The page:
Peanut butter question, and anyone have advice for eating to prevent diabetes?

Susan S asked:

I’m 39 and had my first child nearly 2 years ago. I’m about 135 lbs–not overweight but I do have belly fat I didn’t used to have pre-baby. I was gestational while pregnant, and Type 2 runs in my family on my father’s side. I know exercise is important but have trouble fitting that into my schedule, beyond walking on nice days when I’m not chained to my desk at my FT job or caring for my daughter, who does keep me pretty busy and active. I have tried to some degree to maintain a lower carb, higher protein and fiber diet like I followed while I was gestational (and it was entirely managed then with diet and exercise, primarily yoga and walking). I have a terrible, terrible sweet tooth. I have a very, very difficult time turning down sweets and often don’t when I know I should. I fear I know my fate but if there are ways to prolong or prevent it, I really do want to try. Peanut butter has been a good thing for me. Just a spoonful or two keeps me from wanting to snack more much of the time. But I noticed Reduced Fat Peanut Butter has more carbs than regular or even all natural peanut butter. I’m wondering if I should stick with the regular form of PB since I’m not overweight, so that my carbs are ultimately lower. Thoughts?

Plus any and all good food tips that might help me prevent Type 2 and also satisfy or cure my sweet tooth would be appreciated.

Motivation to exercise wouldn’t hurt either. 🙂

6 thoughts on “Peanut butter question, and anyone have advice for eating to prevent diabetes?”

  1. margaritaville says:

    Yes, stick with regular peanut butter. Fat in general satisfies your hunger better than carbs. You might also try using balsamic vinegar on a salad or plate of vegetables at least once a day.

  2. The peanut butter is ok but nut all the time eat more vegtables and fruit and grains. do some walking for excerising and drink more water no more carbohydrates drinks they are killer.

  3. PB is not a high carb food and there are relatively low amounts per serving, compared to other foods. I think there is only like 4 grams in one serving which is usually a tablespoon. If you are eating 1 -2 spoonfuls, there isn’t much to worry about. A single slice of bread has between 17 – 25 carbs which is going to be three to four times what you are eating in a couple tbs of PB.

    PB is also high in protein and I’ve heard it has “good” fat. That might be why you feel satisfied because protein is supposed to be more filling. My nutritionist always recommends moderate servings of peanuts or PB.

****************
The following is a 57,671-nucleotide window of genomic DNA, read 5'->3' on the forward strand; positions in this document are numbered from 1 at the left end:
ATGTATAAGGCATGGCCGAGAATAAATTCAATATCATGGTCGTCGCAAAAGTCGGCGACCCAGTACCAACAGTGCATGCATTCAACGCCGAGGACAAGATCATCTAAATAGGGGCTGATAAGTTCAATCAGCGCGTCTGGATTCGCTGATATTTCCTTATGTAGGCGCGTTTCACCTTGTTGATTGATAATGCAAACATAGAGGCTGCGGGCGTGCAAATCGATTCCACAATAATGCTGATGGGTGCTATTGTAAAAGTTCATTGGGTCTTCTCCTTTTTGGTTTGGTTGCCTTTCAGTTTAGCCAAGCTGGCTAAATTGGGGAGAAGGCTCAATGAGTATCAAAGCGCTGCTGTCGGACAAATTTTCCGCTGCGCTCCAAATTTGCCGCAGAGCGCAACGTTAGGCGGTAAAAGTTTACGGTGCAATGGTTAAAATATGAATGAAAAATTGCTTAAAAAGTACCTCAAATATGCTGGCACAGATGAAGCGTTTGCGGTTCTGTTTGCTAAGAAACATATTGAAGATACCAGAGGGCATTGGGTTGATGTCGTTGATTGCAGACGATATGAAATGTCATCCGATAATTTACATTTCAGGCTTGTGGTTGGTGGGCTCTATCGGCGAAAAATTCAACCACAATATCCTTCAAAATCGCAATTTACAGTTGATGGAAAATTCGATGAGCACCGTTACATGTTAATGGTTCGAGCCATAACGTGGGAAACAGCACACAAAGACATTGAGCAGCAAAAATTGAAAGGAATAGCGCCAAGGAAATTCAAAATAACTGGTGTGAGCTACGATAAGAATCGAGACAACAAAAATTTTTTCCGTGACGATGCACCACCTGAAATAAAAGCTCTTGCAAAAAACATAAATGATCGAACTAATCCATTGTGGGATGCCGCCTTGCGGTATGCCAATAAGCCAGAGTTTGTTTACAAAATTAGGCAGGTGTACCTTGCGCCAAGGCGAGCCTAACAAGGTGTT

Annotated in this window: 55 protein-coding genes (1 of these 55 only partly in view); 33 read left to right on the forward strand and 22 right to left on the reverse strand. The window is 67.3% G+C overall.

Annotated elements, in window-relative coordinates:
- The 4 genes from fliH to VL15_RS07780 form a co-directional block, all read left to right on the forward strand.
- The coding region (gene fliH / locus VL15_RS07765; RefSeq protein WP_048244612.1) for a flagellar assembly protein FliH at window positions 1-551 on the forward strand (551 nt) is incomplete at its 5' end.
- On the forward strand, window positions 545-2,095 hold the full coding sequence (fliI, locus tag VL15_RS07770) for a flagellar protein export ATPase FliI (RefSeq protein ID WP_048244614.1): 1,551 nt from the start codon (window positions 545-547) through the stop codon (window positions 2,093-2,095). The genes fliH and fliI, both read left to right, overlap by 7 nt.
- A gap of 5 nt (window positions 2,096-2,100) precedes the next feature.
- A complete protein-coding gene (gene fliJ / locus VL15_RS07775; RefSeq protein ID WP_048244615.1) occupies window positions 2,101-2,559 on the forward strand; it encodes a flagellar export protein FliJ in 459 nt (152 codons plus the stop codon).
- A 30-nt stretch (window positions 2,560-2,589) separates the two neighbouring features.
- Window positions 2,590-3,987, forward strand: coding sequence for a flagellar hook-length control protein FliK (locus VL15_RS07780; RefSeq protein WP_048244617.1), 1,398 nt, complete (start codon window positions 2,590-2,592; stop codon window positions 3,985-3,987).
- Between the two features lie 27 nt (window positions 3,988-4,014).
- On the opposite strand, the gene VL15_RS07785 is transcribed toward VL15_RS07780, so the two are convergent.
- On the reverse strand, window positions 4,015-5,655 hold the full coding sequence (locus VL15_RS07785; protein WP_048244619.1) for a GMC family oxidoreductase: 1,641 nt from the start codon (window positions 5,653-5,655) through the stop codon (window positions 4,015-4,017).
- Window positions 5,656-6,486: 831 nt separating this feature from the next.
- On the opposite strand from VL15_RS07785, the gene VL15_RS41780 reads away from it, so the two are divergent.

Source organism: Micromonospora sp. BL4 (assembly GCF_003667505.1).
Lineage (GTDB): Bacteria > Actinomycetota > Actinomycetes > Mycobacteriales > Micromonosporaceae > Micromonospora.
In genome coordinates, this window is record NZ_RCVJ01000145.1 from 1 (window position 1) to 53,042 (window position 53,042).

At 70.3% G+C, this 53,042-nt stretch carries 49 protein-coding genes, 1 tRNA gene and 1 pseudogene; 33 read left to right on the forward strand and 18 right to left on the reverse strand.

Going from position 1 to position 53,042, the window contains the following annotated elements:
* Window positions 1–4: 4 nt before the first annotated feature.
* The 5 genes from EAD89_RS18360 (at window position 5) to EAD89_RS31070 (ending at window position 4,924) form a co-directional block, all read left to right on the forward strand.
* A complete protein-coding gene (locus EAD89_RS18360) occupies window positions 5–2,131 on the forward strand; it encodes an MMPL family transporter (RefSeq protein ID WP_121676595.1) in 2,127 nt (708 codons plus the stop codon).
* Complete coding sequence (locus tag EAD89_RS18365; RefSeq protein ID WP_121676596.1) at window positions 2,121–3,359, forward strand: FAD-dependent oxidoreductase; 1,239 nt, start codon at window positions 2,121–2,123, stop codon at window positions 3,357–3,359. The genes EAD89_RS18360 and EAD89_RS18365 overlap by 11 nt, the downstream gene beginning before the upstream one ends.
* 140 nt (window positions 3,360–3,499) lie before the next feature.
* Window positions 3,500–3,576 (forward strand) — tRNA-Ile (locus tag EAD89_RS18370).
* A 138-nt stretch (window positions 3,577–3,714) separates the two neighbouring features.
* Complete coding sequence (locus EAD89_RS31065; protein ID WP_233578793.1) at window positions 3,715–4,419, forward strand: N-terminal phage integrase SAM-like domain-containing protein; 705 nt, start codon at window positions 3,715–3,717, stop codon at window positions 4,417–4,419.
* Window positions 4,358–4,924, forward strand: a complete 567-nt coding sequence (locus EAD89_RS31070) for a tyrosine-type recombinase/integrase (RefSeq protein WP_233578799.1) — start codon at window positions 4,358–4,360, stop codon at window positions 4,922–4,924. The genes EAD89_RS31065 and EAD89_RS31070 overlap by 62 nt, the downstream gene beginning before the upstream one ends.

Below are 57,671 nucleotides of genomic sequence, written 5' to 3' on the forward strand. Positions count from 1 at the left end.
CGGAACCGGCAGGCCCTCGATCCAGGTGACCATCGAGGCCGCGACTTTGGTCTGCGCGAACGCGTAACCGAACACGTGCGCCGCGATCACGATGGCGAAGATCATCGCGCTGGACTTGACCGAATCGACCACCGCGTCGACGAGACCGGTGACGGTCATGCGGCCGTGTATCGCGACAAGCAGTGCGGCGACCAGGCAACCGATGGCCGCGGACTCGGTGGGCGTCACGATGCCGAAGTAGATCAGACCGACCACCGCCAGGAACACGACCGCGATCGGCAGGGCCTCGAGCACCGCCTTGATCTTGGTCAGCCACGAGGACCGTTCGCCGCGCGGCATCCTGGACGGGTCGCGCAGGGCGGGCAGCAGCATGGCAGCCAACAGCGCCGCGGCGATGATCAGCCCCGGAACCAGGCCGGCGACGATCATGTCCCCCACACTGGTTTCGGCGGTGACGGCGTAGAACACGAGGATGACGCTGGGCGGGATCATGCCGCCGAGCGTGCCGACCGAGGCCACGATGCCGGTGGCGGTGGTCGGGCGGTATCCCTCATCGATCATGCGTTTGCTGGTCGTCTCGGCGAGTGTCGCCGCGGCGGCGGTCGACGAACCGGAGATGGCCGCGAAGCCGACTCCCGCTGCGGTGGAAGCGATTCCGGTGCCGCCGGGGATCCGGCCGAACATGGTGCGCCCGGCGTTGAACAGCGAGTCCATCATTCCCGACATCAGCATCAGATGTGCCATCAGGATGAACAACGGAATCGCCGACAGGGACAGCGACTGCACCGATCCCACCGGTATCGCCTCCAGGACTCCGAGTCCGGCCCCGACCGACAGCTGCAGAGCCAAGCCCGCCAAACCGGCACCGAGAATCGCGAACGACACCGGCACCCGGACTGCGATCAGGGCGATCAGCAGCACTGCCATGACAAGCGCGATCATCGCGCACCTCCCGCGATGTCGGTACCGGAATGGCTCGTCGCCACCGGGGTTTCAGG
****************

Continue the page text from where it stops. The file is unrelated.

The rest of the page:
Usually Type II is associated with overweight adults.

  4. zygote222 says:

    My overall impression of your question is that you are debating relatively minor differences in your food choices. Whatever you decide isn’t likely to make any difference in your chance of getting diabetes.

    What IS likely to help is living an active life, getting plenty of exercise, and losing the extra pounds. The last sentence in your question says it best:

    “Motivation to exercise wouldn’t hurt either.”

  5. Beware of low carb labels! Beware of low sugar labels as well!

    Here’s the problem, there is no carbs in fat, so when a company wants to reduce the carbs they replace sugars with fats to keep the taste. The opposite is true as well, there is no fat in sugar. You can take out the fat, but you have to get the taste back with sugar.

    Overall, calories is more important than anything else. If you watch calories, you’ll be also reduce fat and sugar consumption because both are high in calories.

    Staying fit and eating less processed food will help you avoid type 2 diabetes. Eat foods that have a low glycemic index score (lots of sites with that info) when possible. An occasional sweet treat is not the end of the world and will not, but itself, cause diabetes. Remeber that sweets are a treat and shouldn’t be a basic food staple at home.

  6. TheOrange Evil says:

    Stick with regular. There’s sort of a myth that fat in food equals fat on the body. Simply not true. I have a very high fat diet and I don’t gain weight. What makes me gain weight is high calories and high carbohydrates. Not only that, but nuts are good fats (for cholesterol). Right now your biggest concern should be diabetes, not weight. And even if you were watching your weight, I would still tell you to get full-fat everything. Low-fat foods are high in sugar, and thus often higher in calories. Not good. You might even consider buying “all natural” peanut butters that contain no added sugar. They’re very good. You can put Splenda in the peanut butter if it’s not sweet enough for you.

Comments are closed.